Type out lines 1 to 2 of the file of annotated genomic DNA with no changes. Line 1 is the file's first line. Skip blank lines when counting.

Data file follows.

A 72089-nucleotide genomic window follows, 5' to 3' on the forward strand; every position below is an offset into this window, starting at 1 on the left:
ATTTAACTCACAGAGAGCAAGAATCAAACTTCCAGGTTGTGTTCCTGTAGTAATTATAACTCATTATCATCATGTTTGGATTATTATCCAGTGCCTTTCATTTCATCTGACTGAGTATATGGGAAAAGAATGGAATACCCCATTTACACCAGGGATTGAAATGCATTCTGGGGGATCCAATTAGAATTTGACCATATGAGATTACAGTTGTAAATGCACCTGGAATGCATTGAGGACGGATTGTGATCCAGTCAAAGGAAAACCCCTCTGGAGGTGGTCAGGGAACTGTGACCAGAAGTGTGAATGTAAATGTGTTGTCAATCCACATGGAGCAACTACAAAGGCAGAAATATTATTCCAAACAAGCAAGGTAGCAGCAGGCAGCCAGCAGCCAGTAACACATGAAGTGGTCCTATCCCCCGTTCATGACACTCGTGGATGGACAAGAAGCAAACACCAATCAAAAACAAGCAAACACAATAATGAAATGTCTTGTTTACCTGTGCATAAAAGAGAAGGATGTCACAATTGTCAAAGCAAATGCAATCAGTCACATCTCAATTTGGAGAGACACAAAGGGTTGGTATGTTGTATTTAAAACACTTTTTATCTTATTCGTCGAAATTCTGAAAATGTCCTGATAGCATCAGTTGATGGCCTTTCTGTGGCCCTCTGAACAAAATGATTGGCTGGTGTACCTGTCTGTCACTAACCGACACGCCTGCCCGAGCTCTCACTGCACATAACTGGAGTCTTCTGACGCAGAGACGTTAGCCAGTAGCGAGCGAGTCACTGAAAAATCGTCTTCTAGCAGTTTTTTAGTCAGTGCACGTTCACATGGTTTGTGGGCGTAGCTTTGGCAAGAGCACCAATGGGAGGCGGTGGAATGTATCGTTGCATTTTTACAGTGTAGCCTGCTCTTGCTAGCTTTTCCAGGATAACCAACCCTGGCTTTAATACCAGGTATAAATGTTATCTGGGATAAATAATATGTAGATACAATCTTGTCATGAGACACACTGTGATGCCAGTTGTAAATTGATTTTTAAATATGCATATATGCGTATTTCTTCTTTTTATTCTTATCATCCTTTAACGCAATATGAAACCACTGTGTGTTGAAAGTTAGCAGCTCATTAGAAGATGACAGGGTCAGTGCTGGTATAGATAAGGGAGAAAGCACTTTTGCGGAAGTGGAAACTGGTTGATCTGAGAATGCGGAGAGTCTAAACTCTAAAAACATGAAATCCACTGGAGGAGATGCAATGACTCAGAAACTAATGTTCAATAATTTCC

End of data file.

A 72089-nucleotide genomic window follows, 5' to 3' on the forward strand; every position below is an offset into this window, starting at 1 on the left:
ATTTAACTCACAGAGAGCAAGAATCAAACTTCCAGGTTGTGTTCCTGTAGTAATTATAACTCATTATCATCATGTTTGGATTATTATCCAGTGCCTTTCATTTCATCTGACTGAGTATATGGGAAAAGAATGGAATACCCCATTTACACCAGGGATTGAAATGCATTCTGGGGGATCCAATTAGAATTTGACCATATGAGATTACAGTTGTAAATGCACCTGGAATGCATTGAGGACGGATTGTGATCCAGTCAAAGGAAAACCCCTCTGGAGGTGGTCAGGGAACTGTGACCAGAAGTGTGAATGTAAATGTGTTGTCAATCCACATGGAGCAACTACAAAGGCAGAAATATTATTCCAAACAAGCAAGGTAGCAGCAGGCAGCCAGCAGCCAGTAACACATGAAGTGGTCCTATCCCCCGTTCATGACACTCGTGGATGGACAAGAAGCAAACACCAATCAAAAACAAGCAAACACAATAATGAAATGTCTTGTTTACCTGTGCATAAAAGAGAAGGATGTCACAATTGTCAAAGCAAATGCAATCAGTCACATCTCAATTTGGAGAGACACAAAGGGTTGGTATGTTGTATTTAAAACACTTTTTATCTTATTCGTCGAAATTCTGAAAATGTCCTGATAGCATCAGTTGATGGCCTTTCTGTGGCCCTCTGAACAAAATGATTGGCTGGTGTACCTGTCTGTCACTAACCGACACGCCTGCCCGAGCTCTCACTGCACATAACTGGAGTCTTCTGACGCAGAGACGTTAGCCAGTAGCGAGCGAGTCACTGAAAAATCGTCTTCTAGCAGTTTTTTAGTCAGTGCACGTTCACATGGTTTGTGGGCGTAGCTTTGGCAAGAGCACCAATGGGAGGCGGTGGAATGTATCGTTGCATTTTTACAGTGTAGCCTGCTCTTGCTAGCTTTTCCAGGATAACCAACCCTGGCTTTAATACCAGGTATAAATGTTATCTGGGATAAATAATATGTAGATACAATCTTGTCATGAGACACACTGTGATGCCAGTTGTAAATTGATTTTTAAATATGCATATATGCGTATTTCTTCTTTTTATTCTTATCATCCTTTAACGCAATATGAAACCACTGTGTGTTGAAAGTTAGCAGCTCATTAGAAGATGACAGGGTCAGTGCTGGTATAGATAAGGGAGAAAGCACTTTTGCGGAAGTGGAAACTGGTTGATCTGAGAATGCGGAGAGTCTAAACTCTAAAAACATGAAATCCACTGGAGGAGATGCAATGACTCAGAAACTAATGTTCAATAATTTCC